In this image a crying soldier is captioned with 'It’s a Long, Long Way to Tipperary.' This the title to a song popularised in the First World War. Reputedly a favourite amongst the British soldiers, it was sang as they marched through France. As the illustration indicates, 'Tipperary' has a sorrowful tone. The focus on longing for home sets it apart from previous war songs, which were normally about bravado and victory. A soldier crying is an unusual theme for a painting. It matches the unorthodox popularity of 'Tipperary'. The theme of sadness and distress in both illustrates how badly affected the soldiers fighting in the war were. So far we have been unable to identify the exact regiment of the crying soldier. Perhaps he represents the average British private?
Entries in the scrapbook indicate that Pearce spent some time aboard the H.M.H.S Galeka, a hospital ship. Through the entries we can trace the course of the ship. On the 10th of August 1916 they were nearing Malta, by the 13th they were on the Aegean Sea, and on the 14th they had reached Salonika. Whilst on board Pearce proved to be popular with the patients once again, with G. Steadman signing:
'Sorry am I to leave you
But happy am I to know
That I have your kindest wishes
No matter where I go'.
Pearce was popular with the staff too, the chief steward Arthur Austin wishing 'May good health and good fortune always attend you.' This was one of the last trips the H.M.H.S. Galeka would take. In October that year she hit a mine, killing nineteen Royal Army Medical Corps personnel, most likely some of whom Pearce would have known from her time aboard.
'Horrid medicines you drink: nasty pains you endure
As she does all so nicely and neatly
You will do almost anything – kill you or cure
For this lady who treats you so sweetly.'
Pearce was posted in the 48th General Hospital, Salonica. Here she continued to earn her patients' affections. Fergus Ferguson illustrates the extra effort Pearce would put in with her patients, saying;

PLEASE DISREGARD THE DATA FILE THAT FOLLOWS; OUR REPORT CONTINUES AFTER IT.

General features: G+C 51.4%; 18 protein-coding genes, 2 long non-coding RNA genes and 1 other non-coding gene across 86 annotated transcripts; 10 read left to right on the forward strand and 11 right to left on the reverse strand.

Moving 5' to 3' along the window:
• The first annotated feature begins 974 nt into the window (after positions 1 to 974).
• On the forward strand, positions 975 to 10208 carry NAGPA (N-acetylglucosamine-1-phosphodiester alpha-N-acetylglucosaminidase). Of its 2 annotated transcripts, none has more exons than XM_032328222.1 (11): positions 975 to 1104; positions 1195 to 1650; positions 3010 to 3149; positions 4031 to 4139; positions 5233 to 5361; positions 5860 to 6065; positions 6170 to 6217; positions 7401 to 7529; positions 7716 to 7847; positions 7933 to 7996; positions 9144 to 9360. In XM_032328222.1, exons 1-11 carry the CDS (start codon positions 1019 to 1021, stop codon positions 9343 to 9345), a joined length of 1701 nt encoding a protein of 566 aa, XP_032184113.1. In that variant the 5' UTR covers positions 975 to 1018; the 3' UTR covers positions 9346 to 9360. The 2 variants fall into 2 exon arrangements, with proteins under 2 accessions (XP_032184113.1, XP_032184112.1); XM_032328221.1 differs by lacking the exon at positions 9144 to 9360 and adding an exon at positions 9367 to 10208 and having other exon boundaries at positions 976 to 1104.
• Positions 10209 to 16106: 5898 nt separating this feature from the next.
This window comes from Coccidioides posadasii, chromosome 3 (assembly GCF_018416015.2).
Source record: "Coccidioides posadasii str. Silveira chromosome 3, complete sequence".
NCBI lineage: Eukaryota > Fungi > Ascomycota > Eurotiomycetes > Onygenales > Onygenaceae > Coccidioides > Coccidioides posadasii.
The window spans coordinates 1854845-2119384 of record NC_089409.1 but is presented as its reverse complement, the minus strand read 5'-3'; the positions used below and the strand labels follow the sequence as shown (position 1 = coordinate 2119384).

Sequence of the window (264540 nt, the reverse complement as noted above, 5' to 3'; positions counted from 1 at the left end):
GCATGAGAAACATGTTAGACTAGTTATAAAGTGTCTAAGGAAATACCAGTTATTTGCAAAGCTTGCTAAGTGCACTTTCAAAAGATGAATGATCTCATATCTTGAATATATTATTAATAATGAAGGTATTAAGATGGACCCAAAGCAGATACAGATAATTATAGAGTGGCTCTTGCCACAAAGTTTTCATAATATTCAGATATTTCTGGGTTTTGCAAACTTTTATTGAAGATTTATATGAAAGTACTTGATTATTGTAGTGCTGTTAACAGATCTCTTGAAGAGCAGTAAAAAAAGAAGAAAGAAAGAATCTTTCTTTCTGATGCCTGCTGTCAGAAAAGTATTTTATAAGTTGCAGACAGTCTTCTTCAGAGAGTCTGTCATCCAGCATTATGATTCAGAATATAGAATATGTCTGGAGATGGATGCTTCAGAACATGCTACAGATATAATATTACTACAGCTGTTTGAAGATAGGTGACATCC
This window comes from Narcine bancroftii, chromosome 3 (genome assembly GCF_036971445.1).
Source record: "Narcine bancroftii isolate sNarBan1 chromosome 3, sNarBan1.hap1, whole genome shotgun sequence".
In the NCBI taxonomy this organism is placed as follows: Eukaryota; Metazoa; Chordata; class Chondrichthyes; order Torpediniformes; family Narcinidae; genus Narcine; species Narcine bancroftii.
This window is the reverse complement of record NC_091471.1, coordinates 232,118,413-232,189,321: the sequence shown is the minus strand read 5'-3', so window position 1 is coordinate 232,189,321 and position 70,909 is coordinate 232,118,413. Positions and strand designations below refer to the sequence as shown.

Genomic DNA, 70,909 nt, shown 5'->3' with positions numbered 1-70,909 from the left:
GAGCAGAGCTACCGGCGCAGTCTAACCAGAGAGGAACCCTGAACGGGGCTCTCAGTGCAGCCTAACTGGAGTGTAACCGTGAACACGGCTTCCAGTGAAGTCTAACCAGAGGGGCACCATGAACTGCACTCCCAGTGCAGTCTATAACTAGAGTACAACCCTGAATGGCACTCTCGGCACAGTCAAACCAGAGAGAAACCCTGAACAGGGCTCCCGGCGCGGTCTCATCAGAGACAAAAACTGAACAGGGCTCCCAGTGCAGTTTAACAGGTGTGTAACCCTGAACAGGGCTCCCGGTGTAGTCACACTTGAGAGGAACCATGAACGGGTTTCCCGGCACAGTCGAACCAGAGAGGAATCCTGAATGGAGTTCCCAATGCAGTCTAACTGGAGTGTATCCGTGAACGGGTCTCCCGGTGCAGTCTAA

'who taught me how to sew and darn,
and knit and stitch and spin this yarn
and quite forget Mons and the Marne
T’was Mabel- Mabel Pearce'
Pearce's measures to ensure her patients were kept occupied – with sewing, poetry or the drawings we can see in her scrapbook – show her understanding of how detrimental boredom in a hospital could be to a recovering soldier. In doing these extra activities she was allowing the soldiers to forget, however briefly, the reason they were in the hospital. If Ferguson could 'quite forget the Mons and the Marne' – two very intensive battles of 1914 – then Pearce was doing a very good job indeed. Spending so much extra time with the patients can surely account for much of their admiration for her. A rather more straightforward account of her time here comes from her report, which states 'professional ability satisfactory, ward work – good'. Although by no means a glowing and personal report, Pearce's competence as a nurse is apparent.
'The Red Cross Nurse's costume,
Is a thing all Soldiers adore;
And the dainty Maiden wearer.
Makes it sweeter, than before
As in Lincoln, in Salonica Pearce gained admiration for more than just her nursing ability. One member of the R.A.M.C. writes;